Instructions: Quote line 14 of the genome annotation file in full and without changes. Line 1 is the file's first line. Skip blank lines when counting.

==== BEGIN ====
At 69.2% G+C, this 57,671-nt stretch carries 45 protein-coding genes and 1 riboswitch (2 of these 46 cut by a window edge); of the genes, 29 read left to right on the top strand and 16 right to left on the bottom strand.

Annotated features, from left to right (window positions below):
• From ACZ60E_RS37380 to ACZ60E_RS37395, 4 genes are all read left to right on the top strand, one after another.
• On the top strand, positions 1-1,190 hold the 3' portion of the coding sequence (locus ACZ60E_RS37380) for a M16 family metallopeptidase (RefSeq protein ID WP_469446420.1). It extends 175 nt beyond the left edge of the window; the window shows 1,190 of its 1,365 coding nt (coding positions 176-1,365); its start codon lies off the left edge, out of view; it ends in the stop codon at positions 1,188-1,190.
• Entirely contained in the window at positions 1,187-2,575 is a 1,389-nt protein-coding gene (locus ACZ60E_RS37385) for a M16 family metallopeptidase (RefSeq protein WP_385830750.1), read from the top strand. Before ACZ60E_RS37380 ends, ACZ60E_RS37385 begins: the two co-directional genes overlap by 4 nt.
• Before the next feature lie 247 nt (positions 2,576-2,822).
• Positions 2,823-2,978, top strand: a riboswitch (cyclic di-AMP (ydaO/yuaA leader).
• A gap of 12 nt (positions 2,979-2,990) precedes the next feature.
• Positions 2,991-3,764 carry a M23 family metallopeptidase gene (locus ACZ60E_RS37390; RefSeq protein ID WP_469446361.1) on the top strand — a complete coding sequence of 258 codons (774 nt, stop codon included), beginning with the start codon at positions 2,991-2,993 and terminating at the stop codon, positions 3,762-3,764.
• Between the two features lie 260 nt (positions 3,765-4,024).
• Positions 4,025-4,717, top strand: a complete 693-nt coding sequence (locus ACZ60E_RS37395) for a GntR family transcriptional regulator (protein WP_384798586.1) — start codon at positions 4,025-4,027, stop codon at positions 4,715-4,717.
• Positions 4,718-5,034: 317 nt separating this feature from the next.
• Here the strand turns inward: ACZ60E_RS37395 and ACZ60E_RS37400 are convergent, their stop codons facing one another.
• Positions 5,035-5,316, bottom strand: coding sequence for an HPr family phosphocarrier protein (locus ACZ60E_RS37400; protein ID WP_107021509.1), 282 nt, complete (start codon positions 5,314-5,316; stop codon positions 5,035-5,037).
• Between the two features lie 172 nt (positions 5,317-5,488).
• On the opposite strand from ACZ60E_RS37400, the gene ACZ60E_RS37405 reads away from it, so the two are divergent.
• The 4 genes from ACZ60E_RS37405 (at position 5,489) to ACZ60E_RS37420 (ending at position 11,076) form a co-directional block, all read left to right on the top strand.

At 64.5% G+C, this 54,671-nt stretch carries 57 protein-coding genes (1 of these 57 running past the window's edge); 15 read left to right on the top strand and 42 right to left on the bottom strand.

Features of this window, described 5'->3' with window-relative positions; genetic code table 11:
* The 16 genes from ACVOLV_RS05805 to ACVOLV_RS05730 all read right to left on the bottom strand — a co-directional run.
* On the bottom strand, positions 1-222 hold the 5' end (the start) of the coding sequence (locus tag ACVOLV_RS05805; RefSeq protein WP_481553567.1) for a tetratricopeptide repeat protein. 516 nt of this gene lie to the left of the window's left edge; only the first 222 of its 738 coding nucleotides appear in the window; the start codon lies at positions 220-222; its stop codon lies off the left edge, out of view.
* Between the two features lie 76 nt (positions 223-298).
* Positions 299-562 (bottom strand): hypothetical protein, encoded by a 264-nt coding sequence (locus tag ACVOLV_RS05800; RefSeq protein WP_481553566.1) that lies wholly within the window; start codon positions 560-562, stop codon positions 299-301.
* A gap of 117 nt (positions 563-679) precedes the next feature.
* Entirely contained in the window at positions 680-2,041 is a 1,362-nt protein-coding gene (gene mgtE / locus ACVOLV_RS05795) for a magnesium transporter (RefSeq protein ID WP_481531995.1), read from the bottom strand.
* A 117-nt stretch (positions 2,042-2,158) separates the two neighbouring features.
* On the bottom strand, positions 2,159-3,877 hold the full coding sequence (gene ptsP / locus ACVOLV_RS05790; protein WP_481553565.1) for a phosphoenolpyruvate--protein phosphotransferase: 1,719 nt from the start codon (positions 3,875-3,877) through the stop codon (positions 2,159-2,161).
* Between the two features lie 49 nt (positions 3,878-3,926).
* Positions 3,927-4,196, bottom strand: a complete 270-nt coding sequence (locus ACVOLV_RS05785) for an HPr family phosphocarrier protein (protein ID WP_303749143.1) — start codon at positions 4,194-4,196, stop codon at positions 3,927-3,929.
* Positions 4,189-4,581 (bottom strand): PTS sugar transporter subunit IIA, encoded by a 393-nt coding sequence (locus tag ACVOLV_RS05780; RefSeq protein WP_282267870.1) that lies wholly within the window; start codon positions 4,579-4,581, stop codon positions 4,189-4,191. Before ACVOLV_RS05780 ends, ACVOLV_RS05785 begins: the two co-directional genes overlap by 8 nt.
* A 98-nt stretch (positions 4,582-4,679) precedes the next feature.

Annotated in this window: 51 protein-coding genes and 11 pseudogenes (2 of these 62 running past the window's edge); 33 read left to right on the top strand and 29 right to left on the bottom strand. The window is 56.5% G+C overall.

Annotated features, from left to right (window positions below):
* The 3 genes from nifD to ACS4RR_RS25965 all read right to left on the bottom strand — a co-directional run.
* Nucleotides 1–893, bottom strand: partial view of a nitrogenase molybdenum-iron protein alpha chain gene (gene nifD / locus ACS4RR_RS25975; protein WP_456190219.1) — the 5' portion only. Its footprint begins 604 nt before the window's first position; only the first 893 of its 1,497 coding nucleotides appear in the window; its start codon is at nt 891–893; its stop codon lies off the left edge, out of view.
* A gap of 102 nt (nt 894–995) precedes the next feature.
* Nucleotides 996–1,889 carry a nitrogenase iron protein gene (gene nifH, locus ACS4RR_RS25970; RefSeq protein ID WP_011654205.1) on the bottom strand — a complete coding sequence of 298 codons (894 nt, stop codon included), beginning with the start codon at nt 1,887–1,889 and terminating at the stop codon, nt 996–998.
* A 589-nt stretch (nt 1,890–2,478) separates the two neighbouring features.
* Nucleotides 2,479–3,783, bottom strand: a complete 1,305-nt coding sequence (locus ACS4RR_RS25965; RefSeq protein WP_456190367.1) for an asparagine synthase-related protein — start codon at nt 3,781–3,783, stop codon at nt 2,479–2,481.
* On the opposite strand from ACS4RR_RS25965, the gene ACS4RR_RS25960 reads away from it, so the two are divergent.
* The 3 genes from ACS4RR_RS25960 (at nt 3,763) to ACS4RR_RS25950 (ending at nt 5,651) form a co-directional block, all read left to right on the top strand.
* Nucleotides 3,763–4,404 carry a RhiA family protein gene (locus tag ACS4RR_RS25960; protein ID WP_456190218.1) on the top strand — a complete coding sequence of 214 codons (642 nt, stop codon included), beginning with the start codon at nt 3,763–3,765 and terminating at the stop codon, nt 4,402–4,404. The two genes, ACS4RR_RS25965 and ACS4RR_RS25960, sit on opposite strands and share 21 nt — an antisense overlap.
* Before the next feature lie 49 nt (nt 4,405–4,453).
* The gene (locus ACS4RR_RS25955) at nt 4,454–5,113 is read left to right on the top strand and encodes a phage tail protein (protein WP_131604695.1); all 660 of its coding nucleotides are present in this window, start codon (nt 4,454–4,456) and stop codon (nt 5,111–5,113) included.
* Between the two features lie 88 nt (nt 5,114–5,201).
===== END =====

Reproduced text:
• Positions 5,035-5,316, bottom strand: coding sequence for an HPr family phosphocarrier protein (locus ACZ60E_RS37400; protein ID WP_107021509.1), 282 nt, complete (start codon positions 5,314-5,316; stop codon positions 5,035-5,037).